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UNG to collaborate with Georgia FinTech Academy

UNG's growing cybersecurity program made it a perfect fit for the university to partner with the Georgia FinTech Academy.

Payment processing firms in Georgia handle 70 percent of all U.S. credit, debit and gift card transactions. The financial technology industry, commonly referred to as "fintech," generates annual revenue of more than $72 billion for more than 50 companies in the state's "Transaction Alley."

Those numbers from the Georgia Department of Economic Development (GDEcD) underscore why the University of North Georgia (UNG) will collaborate with the Georgia FinTech Academy. The academy is a partnership between the University System of Georgia (USG) and the fintech industry that aims to train workers for this emerging sector.

"We are in a prime location to be a provider of talent for the fintech industry," said Dr. Mary Gowan, dean of UNG's Mike Cottrell College of Business (MCCB). "That's why we're excited to be part of the Georgia FinTech Academy initiative. We are already in discussions about where we want to go with that in the future to expand our programs and opportunities for our students at the undergraduate and graduate levels."

Courses available to UNG students as the partnership starts in fall 2019 are "Foundations of FinTech," "Financial Technologies" and "Commercial Banking and Fintech." UNG will incorporate online classes from the academy into its computer science and information systems (CSIS) and economics and finance curriculums as electives.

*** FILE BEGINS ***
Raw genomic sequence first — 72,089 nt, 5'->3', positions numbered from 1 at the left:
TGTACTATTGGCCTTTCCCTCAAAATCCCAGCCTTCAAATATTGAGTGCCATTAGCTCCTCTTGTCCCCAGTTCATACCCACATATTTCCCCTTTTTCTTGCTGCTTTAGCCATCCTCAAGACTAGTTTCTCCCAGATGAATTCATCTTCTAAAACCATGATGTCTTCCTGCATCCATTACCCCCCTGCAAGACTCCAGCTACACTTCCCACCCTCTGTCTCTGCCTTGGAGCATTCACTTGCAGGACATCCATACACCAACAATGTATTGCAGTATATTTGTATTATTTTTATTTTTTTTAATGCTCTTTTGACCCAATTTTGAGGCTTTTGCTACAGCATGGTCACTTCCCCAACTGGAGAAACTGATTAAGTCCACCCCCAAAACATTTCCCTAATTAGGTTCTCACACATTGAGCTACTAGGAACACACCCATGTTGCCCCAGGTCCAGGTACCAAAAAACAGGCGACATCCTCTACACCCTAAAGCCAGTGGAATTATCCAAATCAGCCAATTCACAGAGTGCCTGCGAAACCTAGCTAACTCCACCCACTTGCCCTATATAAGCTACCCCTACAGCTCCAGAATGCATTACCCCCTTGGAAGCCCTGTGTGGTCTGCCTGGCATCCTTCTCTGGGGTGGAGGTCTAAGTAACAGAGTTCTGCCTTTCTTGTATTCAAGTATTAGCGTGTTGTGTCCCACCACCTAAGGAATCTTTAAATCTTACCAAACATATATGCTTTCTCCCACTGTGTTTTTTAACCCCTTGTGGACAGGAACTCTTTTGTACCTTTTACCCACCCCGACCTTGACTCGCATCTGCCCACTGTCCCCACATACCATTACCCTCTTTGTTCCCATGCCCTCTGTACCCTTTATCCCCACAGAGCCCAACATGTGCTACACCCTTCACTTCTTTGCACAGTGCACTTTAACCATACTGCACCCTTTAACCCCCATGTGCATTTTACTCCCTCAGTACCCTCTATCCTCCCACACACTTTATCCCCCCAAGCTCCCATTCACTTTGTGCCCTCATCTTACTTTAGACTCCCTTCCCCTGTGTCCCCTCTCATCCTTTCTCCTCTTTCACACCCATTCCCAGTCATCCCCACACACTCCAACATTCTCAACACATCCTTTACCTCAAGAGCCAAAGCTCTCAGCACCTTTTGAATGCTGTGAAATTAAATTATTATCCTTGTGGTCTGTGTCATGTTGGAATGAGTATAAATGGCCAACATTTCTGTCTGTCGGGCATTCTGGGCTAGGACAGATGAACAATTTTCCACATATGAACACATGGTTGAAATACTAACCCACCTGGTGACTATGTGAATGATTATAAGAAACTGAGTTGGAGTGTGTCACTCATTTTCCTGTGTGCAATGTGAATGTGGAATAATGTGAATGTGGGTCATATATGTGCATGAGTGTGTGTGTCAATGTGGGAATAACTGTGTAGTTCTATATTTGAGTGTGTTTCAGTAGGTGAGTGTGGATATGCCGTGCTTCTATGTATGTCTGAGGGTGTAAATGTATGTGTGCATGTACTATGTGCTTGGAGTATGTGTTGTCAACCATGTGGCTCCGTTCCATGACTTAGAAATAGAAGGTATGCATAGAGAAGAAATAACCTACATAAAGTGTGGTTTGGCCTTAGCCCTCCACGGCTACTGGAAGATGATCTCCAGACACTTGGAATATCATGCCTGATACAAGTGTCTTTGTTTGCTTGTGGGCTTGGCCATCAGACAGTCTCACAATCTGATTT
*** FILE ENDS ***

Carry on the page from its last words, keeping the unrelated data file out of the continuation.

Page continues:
UNG plans to eventually offer its own fintech-related courses in the Mike Cottrell College of Business.

Ash Mady, department head of CSIS at UNG, is developing a blockchain course as one of UNG's eventual fintech offerings. Blockchain is a digital record database. Mady said in the early stages UNG will look to add modules to current CSIS classes to address fintech. UNG's federal designation as a National Center of Academic Excellence in Cyber Defense Education ties in well with the Georgia FinTech Academy.

"This is a natural direction for us," Mady said.

Mady said the rollout of fintech classes through the academy provides a low-risk method for UNG to gauge student interest in the topic as it looks to expand its curriculum to include more courses in the field.

"Once students are in these courses, I am sure that will open opportunities for them to pursue this further," Mady said.

Students interested in taking the fintech classes for UNG credit can email Mady at to receive more info.

More than $208 million has been invested in fintech in Georgia since 2013, according to the GDEcD. The USG announced the launch of Georgia FinTech Academy, which is physically based out of Georgia State University's Robinson College of Business in Atlanta, in September 2018.

"Continued growth and expansion of Georgia’s fintech sector is predicated on meeting an escalating demand for talent, including producing 5,000 new hires by 2020 — 95 percent of whom must possess industry-specific functional experience," according to the USG news release announcing the academy.

The curriculum was developed in conjunction with fintech employers to address their priority needs. It will span the 26-institution USG with virtual access to online courses and degrees through USG's eCampus and cloud-based talent development programs.

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